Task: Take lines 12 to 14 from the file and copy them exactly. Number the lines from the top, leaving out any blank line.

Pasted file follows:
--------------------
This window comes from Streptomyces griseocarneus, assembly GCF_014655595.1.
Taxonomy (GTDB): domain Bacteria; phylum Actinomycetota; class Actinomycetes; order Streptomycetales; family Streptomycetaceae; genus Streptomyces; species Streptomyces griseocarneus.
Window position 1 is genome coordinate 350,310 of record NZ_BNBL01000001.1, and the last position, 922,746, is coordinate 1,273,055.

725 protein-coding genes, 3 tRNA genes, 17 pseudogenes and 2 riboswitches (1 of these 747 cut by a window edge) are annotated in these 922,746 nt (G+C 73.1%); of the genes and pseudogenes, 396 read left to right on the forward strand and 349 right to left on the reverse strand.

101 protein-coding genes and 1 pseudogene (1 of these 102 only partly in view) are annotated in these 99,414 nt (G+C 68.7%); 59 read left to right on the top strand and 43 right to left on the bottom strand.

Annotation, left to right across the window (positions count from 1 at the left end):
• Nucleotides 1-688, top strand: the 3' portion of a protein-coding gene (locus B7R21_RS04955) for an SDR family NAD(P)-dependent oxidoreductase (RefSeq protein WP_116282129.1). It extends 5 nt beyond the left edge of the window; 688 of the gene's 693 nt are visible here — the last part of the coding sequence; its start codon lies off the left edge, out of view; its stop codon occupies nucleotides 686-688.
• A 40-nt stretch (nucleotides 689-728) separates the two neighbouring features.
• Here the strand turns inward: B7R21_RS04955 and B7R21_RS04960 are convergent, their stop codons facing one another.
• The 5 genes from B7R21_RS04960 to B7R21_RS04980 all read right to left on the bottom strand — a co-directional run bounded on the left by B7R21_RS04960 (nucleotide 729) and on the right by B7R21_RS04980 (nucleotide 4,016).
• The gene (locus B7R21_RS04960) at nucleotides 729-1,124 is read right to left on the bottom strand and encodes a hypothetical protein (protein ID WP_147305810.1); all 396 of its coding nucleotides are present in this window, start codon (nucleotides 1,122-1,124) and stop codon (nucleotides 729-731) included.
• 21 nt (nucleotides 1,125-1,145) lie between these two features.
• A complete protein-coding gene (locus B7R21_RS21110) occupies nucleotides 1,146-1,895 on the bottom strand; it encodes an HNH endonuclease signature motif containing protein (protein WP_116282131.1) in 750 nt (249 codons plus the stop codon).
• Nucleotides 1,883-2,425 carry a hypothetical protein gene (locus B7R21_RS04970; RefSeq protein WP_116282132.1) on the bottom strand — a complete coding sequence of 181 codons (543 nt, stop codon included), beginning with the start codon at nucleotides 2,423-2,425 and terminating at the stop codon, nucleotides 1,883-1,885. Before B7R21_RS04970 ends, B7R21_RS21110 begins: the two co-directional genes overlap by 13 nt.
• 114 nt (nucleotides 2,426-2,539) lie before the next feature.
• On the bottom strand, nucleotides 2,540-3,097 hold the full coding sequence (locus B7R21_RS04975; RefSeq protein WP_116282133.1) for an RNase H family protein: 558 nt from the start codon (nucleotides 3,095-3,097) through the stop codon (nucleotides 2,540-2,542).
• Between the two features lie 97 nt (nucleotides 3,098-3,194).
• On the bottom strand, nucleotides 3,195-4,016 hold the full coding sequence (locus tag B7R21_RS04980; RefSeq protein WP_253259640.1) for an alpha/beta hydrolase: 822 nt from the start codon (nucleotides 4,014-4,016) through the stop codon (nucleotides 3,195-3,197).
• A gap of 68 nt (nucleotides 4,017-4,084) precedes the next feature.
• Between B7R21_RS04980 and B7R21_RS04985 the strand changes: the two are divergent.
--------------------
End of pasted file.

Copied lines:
• 21 nt (nucleotides 1,125-1,145) lie between these two features.
• A complete protein-coding gene (locus B7R21_RS21110) occupies nucleotides 1,146-1,895 on the bottom strand; it encodes an HNH endonuclease signature motif containing protein (protein WP_116282131.1) in 750 nt (249 codons plus the stop codon).
• Nucleotides 1,883-2,425 carry a hypothetical protein gene (locus B7R21_RS04970; RefSeq protein WP_116282132.1) on the bottom strand — a complete coding sequence of 181 codons (543 nt, stop codon included), beginning with the start codon at nucleotides 2,423-2,425 and terminating at the stop codon, nucleotides 1,883-1,885. Before B7R21_RS04970 ends, B7R21_RS21110 begins: the two co-directional genes overlap by 13 nt.